Writing your ALA Emerging Leaders Application

This past year, I participated in the ALA Emerging Leaders Program. I was on Team C(at) with my super awesome teammates Daniel Ransom, Kyle Denlinger, and Mari Martinez. We worked on a social media project for ALCTS, and wrote a white paper of best practices for their social media. It was a wonderful experience, and I couldn’t have asked for a better group of people to work with. We went through the IRB process together, designed a survey, and took the most epic cat photo ever.

For those who are unfamiliar, the Emerging Leader’s Program is geared towards LIS professionals and students who have less than 5 years of experience in the field. It’s meant to jumpstart involvement in ALA and give people the chance to work on a project for various divisions. It also gives you the chance to meet other ambitious, early career librarians. If this sounds like something you’d want to do, I highly recommend it! I’ve been getting quite a few emails and questions about the application process so I thought I would take a moment to just say what I thought worked for my application. I can’t say that there is a one-size fits all recipe for a successful application; I really don’t know what the selection committee is looking for except that you need to be in the first 5 years of your career. These tips are just what I thought worked for me, and also what I learned from asking other past Emerged Leaders.

Be succinct in your responses but eloquent. This is so hard to do, but if you can get to the point but also effectively illustrate your point, that’s probably the best route. I’m assuming the selection committee doesn’t want to read through a bunch of text just to get an answer that could be one paragraph. Just to give you an idea, I responded to some of the essay questions with just one paragraph; the longest answer I gave was 3 paragraphs.

Don’t just tell them, show them. Do you have a project at work where you demonstrated leadership? Did you work on a volunteer project that was led by you? If you can refer to a tangible project or effort that you have done either in school, in a volunteer position, or at work, that helps show people what you’re capable of. Sort of the same principle for cover letters. I tried to also make my answers personal and have a narrative too, so my responses wouldn’t be cookie-cutter or incredibly dry.

Reflect on your lifetime experiences. For questions about your own leadership philosophy, you might want to think about what inspires you to be a leader. I have very limited leadership experience in the workplace. I’ve never been a manager or a supervisor, so I had to really reflect on my past experiences to craft my own philosophy of leadership. Prompts that helped me were: what did I think was inspiring in my favorite bosses? what did they do that I would want to emulate in my own leadership? what inspires me to work harder for someone? If you’re not sure of what your philosophy is, reflect on what you think a good leader is and hopefully that’ll get you on the right track on crafting your own philosophy.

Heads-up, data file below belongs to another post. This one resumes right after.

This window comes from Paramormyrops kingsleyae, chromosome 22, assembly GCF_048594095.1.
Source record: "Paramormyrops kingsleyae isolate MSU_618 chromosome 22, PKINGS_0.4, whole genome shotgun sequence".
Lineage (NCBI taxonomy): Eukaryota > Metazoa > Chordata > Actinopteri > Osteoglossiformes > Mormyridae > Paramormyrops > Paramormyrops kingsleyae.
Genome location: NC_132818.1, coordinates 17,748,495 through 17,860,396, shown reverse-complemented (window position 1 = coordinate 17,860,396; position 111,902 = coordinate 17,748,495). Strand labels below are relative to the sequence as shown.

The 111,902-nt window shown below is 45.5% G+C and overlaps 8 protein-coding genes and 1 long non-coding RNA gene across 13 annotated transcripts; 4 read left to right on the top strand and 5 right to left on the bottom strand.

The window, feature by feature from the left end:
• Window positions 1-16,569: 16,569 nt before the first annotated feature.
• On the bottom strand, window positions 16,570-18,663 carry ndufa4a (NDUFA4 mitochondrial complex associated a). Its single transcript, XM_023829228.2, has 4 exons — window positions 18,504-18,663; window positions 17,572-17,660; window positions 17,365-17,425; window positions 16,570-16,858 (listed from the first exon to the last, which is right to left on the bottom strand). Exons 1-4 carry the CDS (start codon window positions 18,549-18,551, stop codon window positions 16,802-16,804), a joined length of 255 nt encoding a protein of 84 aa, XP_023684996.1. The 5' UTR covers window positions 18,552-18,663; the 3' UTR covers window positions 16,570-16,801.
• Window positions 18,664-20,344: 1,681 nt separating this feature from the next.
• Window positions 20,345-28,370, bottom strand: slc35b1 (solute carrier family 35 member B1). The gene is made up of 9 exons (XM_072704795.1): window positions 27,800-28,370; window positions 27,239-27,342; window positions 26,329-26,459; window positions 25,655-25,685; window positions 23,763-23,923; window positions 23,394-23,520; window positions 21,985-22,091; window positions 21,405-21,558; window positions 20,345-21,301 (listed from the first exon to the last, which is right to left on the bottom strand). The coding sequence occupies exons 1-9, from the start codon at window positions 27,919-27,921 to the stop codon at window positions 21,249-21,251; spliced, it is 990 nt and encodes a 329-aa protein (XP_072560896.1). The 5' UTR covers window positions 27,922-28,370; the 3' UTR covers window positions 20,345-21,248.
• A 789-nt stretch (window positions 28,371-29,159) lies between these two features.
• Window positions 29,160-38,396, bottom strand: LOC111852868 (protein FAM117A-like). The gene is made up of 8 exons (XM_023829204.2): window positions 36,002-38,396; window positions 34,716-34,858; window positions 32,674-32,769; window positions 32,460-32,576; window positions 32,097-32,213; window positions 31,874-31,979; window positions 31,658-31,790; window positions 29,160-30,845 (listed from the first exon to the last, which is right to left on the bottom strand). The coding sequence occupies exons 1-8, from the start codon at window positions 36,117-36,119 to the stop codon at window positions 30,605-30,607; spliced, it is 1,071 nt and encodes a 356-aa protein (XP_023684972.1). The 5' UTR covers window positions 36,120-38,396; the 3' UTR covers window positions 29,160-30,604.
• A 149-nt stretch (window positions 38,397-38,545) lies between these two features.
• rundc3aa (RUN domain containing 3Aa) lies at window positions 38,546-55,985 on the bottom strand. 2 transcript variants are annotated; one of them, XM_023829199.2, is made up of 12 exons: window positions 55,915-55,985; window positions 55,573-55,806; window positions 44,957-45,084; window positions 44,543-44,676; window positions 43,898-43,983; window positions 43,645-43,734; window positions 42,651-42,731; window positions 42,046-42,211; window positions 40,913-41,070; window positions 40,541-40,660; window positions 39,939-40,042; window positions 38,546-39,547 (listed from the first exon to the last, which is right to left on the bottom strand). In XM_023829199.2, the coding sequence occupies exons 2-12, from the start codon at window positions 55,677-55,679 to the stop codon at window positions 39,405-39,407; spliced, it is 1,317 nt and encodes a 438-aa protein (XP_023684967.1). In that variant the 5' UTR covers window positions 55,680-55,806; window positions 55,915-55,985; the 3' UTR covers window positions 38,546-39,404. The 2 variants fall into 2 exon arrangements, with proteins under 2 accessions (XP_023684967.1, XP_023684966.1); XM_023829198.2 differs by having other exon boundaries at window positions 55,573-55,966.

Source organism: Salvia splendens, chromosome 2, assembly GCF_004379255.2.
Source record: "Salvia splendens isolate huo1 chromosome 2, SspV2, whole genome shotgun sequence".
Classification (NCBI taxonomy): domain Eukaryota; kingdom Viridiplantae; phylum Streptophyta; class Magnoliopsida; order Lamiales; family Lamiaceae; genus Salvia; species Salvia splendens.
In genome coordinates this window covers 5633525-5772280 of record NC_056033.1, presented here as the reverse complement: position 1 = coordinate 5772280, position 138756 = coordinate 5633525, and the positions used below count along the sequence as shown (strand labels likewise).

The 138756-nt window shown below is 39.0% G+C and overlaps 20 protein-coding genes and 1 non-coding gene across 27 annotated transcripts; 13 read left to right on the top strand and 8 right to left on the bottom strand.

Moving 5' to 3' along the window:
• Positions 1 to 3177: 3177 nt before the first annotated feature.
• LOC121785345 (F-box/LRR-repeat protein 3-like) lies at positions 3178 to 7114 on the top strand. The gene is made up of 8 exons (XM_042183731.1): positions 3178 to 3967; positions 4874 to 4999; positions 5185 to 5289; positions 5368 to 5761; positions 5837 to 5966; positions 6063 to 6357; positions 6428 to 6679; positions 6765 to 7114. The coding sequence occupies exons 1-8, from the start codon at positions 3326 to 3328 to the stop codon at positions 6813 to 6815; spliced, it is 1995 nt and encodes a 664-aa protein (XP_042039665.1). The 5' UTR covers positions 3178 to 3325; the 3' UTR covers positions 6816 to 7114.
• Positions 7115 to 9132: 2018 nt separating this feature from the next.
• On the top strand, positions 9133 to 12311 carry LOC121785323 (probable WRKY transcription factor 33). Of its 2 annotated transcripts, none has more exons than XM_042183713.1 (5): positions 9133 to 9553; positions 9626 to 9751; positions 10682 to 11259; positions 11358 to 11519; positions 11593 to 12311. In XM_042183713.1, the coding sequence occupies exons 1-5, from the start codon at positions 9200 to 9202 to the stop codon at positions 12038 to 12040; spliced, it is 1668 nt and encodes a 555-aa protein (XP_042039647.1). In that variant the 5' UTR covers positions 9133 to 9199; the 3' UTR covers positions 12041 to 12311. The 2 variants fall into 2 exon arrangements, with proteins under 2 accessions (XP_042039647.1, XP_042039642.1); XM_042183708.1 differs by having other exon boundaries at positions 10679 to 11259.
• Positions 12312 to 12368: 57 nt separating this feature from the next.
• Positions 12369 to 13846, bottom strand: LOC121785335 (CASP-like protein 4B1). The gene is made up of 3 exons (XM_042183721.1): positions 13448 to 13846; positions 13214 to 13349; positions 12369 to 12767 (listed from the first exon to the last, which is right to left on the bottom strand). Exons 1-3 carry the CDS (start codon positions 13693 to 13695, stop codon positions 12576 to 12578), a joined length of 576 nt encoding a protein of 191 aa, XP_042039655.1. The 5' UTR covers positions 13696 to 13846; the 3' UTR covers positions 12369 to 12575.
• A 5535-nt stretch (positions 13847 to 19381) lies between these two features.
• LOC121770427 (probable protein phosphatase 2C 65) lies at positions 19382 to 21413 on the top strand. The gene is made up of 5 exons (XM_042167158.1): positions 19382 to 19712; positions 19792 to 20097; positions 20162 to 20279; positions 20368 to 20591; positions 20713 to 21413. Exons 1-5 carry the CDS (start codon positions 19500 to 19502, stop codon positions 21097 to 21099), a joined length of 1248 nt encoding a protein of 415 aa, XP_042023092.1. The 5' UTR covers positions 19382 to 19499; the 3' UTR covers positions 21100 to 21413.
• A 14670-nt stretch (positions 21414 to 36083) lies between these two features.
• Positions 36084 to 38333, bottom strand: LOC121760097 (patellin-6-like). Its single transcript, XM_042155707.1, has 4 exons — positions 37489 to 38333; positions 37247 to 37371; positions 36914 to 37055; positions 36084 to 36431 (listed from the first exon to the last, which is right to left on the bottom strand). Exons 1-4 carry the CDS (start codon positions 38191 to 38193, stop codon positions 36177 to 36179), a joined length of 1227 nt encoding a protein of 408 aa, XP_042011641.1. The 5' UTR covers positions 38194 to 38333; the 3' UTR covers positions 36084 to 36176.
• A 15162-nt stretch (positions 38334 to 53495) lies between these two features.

Ask good people to be your references. I would not skimp on who you ask to be your reference. I asked someone who has worked with me at my workplace on many projects to be a reference. I also asked a librarian who was a chair of a NMRT committee that I was on, who also was a past Emerging Leader to write me a letter. Both of them are people that I also look up to, so it meant a lot to me that they were willing to recommend me for the program. Consider asking people who can really speak to your leadership potential.

Highlight unique skills. Are you a programmer? Are you a kick-ass project manager? Are you really good at throwing parties? Whatever your unique skills may be, you should absolutely highlight them. This program is about group work (whether you like it or not), so if you can make a point of what great things you can bring to the table, you should!

Get a cheerleader! Bryce wrote a really great blog post on writing an Emerging Leader application and one of her tips was get someone to cheer you on throughout the process. Bryce was my cheerleader! She emailed me a lot of GIFs when the announcements came out. Related to this, reaching out to others who have done the EL program is a good way to figure out if this is something you want to do, and get advice.

For those who are applying to the EL Program, I wish you all the best application writing. You can consider me your cheerleader.

Additional articles/interviews that might yield more information and advice:


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